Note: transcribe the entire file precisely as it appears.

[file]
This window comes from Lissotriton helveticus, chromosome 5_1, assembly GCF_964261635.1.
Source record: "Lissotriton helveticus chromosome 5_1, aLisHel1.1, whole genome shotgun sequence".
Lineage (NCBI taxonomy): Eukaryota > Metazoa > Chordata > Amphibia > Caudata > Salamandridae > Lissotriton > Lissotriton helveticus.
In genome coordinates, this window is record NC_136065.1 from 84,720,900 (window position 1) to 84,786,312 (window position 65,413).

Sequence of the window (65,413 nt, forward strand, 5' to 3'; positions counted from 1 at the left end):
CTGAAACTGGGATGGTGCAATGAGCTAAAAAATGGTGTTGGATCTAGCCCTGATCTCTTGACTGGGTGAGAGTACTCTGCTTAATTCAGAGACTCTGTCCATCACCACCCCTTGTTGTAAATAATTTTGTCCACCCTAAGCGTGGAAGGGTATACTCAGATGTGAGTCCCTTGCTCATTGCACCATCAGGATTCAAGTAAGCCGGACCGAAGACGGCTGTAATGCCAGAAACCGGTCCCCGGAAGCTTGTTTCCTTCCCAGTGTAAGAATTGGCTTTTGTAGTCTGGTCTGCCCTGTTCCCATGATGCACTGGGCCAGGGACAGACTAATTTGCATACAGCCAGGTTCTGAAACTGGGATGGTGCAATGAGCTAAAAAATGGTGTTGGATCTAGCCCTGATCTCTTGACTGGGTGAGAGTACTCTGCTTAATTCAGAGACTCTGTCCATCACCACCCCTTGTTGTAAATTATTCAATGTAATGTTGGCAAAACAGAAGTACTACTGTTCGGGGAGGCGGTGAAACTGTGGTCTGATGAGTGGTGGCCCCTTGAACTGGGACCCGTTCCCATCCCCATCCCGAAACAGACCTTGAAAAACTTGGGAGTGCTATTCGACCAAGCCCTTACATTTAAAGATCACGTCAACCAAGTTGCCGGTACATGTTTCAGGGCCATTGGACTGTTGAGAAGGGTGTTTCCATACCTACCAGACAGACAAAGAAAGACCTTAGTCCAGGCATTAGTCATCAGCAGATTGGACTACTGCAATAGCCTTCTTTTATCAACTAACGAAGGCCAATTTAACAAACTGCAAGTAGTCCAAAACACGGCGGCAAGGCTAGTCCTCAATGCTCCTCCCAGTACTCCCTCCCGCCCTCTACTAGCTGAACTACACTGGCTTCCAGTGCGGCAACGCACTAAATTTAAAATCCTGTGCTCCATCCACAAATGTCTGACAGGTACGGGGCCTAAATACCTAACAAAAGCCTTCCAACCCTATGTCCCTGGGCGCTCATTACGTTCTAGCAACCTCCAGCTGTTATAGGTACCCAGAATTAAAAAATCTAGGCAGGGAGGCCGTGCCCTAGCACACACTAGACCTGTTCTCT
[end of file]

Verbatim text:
This window comes from Lissotriton helveticus, chromosome 5_1, assembly GCF_964261635.1.
Source record: "Lissotriton helveticus chromosome 5_1, aLisHel1.1, whole genome shotgun sequence".
Lineage (NCBI taxonomy): Eukaryota > Metazoa > Chordata > Amphibia > Caudata > Salamandridae > Lissotriton > Lissotriton helveticus.
In genome coordinates, this window is record NC_136065.1 from 84,720,900 (window position 1) to 84,786,312 (window position 65,413).

Sequence of the window (65,413 nt, forward strand, 5' to 3'; positions counted from 1 at the left end):
CTGAAACTGGGATGGTGCAATGAGCTAAAAAATGGTGTTGGATCTAGCCCTGATCTCTTGACTGGGTGAGAGTACTCTGCTTAATTCAGAGACTCTGTCCATCACCACCCCTTGTTGTAAATAATTTTGTCCACCCTAAGCGTGGAAGGGTATACTCAGATGTGAGTCCCTTGCTCATTGCACCATCAGGATTCAAGTAAGCCGGACCGAAGACGGCTGTAATGCCAGAAACCGGTCCCCGGAAGCTTGTTTCCTTCCCAGTGTAAGAATTGGCTTTTGTAGTCTGGTCTGCCCTGTTCCCATGATGCACTGGGCCAGGGACAGACTAATTTGCATACAGCCAGGTTCTGAAACTGGGATGGTGCAATGAGCTAAAAAATGGTGTTGGATCTAGCCCTGATCTCTTGACTGGGTGAGAGTACTCTGCTTAATTCAGAGACTCTGTCCATCACCACCCCTTGTTGTAAATTATTCAATGTAATGTTGGCAAAACAGAAGTACTACTGTTCGGGGAGGCGGTGAAACTGTGGTCTGATGAGTGGTGGCCCCTTGAACTGGGACCCGTTCCCATCCCCATCCCGAAACAGACCTTGAAAAACTTGGGAGTGCTATTCGACCAAGCCCTTACATTTAAAGATCACGTCAACCAAGTTGCCGGTACATGTTTCAGGGCCATTGGACTGTTGAGAAGGGTGTTTCCATACCTACCAGACAGACAAAGAAAGACCTTAGTCCAGGCATTAGTCATCAGCAGATTGGACTACTGCAATAGCCTTCTTTTATCAACTAACGAAGGCCAATTTAACAAACTGCAAGTAGTCCAAAACACGGCGGCAAGGCTAGTCCTCAATGCTCCTCCCAGTACTCCCTCCCGCCCTCTACTAGCTGAACTACACTGGCTTCCAGTGCGGCAACGCACTAAATTTAAAATCCTGTGCTCCATCCACAAATGTCTGACAGGTACGGGGCCTAAATACCTAACAAAAGCCTTCCAACCCTATGTCCCTGGGCGCTCATTACGTTCTAGCAACCTCCAGCTGTTATAGGTACCCAGAATTAAAAAATCTAGGCAGGGAGGCCGTGCCCTAGCACACACTAGACCTGTTCTCT